A few months ago I took the Myers Briggs personality test online. I landed squarely in the “INTP” category (which stands for: Introverted, Intuitive, Thinking, Perceiving). When I read through the characteristics of INTP’s I felt like it really summed up the way that I experience the world, and immediately I made all of my family and friends take the test. (Apparently, over-enthusiasm about personality tests is a hallmark of the INTP personality).
I was reminded of this test today while reading one of my favorite bloggers, Fred Wilson, who also happens to be an INTP. He was saying how he uses his blog as a sounding board for his ideas, even if they’re half-formed. According to the personality test, INTP’s tend to be constantly abuzz with thoughts and ideas, and they’ll often toss out an idea and then shoot it down seconds later.
This made me laugh because it reminded me of my conversations with Rob during our Monday morning meetings. I’ll often pose a question about what we should do, then answer the question myself, then critique that answer and poke holes in it, then suggest an alternative, then poke holes in that, over and over. Sometimes I’ll notice that Rob has an increasingly worried look on his face as he tries to figure out what I’m asking him, or how he should respond. In contrast to me, Rob is very thoughtful and measured in what he says. It’s a good balance, and I think after working together for almost two years now Rob is less surprised when I launch into an idea-storm.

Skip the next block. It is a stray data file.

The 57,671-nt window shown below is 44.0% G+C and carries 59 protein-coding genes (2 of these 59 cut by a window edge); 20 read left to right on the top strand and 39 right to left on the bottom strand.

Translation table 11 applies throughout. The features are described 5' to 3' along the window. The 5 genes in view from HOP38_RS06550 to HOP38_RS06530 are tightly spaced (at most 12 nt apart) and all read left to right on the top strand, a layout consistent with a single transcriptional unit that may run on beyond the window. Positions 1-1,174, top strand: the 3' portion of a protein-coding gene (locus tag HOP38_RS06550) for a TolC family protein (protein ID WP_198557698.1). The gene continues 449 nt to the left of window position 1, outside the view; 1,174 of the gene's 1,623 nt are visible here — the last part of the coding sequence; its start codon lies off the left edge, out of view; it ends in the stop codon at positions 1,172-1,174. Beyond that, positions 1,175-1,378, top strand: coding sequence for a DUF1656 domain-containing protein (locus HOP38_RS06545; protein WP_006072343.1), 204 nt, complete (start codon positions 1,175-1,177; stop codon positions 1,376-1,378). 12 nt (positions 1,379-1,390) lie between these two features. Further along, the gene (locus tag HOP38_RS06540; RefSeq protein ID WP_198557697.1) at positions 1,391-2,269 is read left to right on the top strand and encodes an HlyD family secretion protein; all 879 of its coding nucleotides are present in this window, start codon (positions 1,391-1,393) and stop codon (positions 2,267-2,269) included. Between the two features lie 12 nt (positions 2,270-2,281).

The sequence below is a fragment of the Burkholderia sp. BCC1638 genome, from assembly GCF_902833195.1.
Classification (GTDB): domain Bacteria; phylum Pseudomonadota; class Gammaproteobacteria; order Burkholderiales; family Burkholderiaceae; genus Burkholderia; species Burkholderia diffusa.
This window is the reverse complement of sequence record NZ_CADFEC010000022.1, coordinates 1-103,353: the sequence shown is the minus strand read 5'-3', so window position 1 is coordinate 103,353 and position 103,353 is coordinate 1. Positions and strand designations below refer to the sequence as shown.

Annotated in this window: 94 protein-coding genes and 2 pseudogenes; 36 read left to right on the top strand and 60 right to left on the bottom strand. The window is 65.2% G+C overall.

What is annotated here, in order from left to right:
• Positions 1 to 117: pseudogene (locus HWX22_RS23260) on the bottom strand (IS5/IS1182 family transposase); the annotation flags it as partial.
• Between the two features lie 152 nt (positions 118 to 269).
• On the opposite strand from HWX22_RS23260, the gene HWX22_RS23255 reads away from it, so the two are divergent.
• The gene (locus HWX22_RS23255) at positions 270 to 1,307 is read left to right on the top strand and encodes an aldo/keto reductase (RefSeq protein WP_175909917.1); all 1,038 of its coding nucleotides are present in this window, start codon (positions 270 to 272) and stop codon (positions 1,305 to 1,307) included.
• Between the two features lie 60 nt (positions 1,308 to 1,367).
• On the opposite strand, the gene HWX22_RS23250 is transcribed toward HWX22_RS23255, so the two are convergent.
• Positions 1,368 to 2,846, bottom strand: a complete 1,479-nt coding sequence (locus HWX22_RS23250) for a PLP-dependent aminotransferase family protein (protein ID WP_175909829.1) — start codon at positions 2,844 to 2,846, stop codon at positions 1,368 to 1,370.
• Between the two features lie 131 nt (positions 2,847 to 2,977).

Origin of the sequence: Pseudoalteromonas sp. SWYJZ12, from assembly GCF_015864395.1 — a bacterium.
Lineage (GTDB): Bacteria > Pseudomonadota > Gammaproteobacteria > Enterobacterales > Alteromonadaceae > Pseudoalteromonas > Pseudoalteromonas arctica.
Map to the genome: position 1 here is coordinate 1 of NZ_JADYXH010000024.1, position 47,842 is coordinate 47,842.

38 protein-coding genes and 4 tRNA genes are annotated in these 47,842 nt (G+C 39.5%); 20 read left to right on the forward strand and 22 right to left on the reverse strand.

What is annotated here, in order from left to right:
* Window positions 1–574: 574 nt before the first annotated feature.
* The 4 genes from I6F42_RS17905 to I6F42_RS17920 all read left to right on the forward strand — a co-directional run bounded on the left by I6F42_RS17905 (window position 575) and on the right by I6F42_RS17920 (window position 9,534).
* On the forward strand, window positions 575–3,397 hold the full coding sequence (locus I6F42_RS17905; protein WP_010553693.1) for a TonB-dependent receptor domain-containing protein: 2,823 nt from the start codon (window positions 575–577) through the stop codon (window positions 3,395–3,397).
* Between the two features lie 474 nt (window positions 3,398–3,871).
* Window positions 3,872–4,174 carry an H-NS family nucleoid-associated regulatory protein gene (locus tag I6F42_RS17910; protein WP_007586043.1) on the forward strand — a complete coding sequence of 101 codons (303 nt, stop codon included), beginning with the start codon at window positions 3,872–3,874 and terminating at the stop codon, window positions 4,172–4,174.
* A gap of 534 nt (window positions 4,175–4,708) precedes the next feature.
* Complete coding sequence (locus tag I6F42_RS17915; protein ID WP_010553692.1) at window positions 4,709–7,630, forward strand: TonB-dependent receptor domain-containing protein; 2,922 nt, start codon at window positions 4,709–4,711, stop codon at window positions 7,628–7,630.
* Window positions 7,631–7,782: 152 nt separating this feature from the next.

I’m fascinated by the vastly different ways that people perceive the world. For me, and for many other INTP’s, the world is a jigsaw puzzle of abstract ideas that we are constantly shuffling around in our minds (often not paying attention to the world around us like the classic “absent-minded professor”). Other personality types are much more aware of their environment and the thoughts and feelings of other people. Some types are very emotional, some are very logical, some like to make decisions quickly, and other like to keep their options open.
The biggest take away for me is just to be more aware that the people around me are likely processing information in a very different way than I do. To be a good communicator, or even a good friend, often means reining in my INTP impulses and trying to speak the other person’s language.